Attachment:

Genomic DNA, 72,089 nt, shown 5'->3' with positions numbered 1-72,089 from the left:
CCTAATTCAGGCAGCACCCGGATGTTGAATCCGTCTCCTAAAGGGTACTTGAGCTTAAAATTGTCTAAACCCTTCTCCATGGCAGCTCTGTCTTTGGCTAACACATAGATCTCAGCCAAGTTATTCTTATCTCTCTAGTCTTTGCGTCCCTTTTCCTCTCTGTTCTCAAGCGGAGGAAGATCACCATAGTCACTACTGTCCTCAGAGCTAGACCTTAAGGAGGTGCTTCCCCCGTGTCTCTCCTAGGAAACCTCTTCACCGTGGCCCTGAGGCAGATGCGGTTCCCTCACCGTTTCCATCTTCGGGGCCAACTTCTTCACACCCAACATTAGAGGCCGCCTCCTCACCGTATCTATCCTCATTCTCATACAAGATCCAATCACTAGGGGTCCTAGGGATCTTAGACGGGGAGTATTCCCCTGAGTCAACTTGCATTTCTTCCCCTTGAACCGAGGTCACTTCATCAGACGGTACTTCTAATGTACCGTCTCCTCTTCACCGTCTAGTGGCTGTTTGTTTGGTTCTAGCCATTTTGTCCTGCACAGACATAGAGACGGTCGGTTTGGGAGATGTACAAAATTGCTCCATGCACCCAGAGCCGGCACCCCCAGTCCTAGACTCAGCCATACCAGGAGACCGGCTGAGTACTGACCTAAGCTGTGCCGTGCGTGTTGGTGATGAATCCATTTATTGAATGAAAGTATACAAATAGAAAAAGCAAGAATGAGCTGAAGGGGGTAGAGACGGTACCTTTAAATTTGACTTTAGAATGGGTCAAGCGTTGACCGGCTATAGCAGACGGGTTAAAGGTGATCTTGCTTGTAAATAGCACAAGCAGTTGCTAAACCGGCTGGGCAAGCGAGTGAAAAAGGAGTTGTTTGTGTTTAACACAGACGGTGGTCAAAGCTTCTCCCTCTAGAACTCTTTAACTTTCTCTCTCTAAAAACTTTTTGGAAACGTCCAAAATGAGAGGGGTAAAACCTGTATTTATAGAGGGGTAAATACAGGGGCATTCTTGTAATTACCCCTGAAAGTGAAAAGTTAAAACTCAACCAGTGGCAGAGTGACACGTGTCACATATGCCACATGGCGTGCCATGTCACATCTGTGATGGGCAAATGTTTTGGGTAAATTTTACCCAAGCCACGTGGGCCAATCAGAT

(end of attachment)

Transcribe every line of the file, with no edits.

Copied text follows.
Genomic DNA, 72,089 nt, shown 5'->3' with positions numbered 1-72,089 from the left:
CCTAATTCAGGCAGCACCCGGATGTTGAATCCGTCTCCTAAAGGGTACTTGAGCTTAAAATTGTCTAAACCCTTCTCCATGGCAGCTCTGTCTTTGGCTAACACATAGATCTCAGCCAAGTTATTCTTATCTCTCTAGTCTTTGCGTCCCTTTTCCTCTCTGTTCTCAAGCGGAGGAAGATCACCATAGTCACTACTGTCCTCAGAGCTAGACCTTAAGGAGGTGCTTCCCCCGTGTCTCTCCTAGGAAACCTCTTCACCGTGGCCCTGAGGCAGATGCGGTTCCCTCACCGTTTCCATCTTCGGGGCCAACTTCTTCACACCCAACATTAGAGGCCGCCTCCTCACCGTATCTATCCTCATTCTCATACAAGATCCAATCACTAGGGGTCCTAGGGATCTTAGACGGGGAGTATTCCCCTGAGTCAACTTGCATTTCTTCCCCTTGAACCGAGGTCACTTCATCAGACGGTACTTCTAATGTACCGTCTCCTCTTCACCGTCTAGTGGCTGTTTGTTTGGTTCTAGCCATTTTGTCCTGCACAGACATAGAGACGGTCGGTTTGGGAGATGTACAAAATTGCTCCATGCACCCAGAGCCGGCACCCCCAGTCCTAGACTCAGCCATACCAGGAGACCGGCTGAGTACTGACCTAAGCTGTGCCGTGCGTGTTGGTGATGAATCCATTTATTGAATGAAAGTATACAAATAGAAAAAGCAAGAATGAGCTGAAGGGGGTAGAGACGGTACCTTTAAATTTGACTTTAGAATGGGTCAAGCGTTGACCGGCTATAGCAGACGGGTTAAAGGTGATCTTGCTTGTAAATAGCACAAGCAGTTGCTAAACCGGCTGGGCAAGCGAGTGAAAAAGGAGTTGTTTGTGTTTAACACAGACGGTGGTCAAAGCTTCTCCCTCTAGAACTCTTTAACTTTCTCTCTCTAAAAACTTTTTGGAAACGTCCAAAATGAGAGGGGTAAAACCTGTATTTATAGAGGGGTAAATACAGGGGCATTCTTGTAATTACCCCTGAAAGTGAAAAGTTAAAACTCAACCAGTGGCAGAGTGACACGTGTCACATATGCCACATGGCGTGCCATGTCACATCTGTGATGGGCAAATGTTTTGGGTAAATTTTACCCAAGCCACGTGGGCCAATCAGAT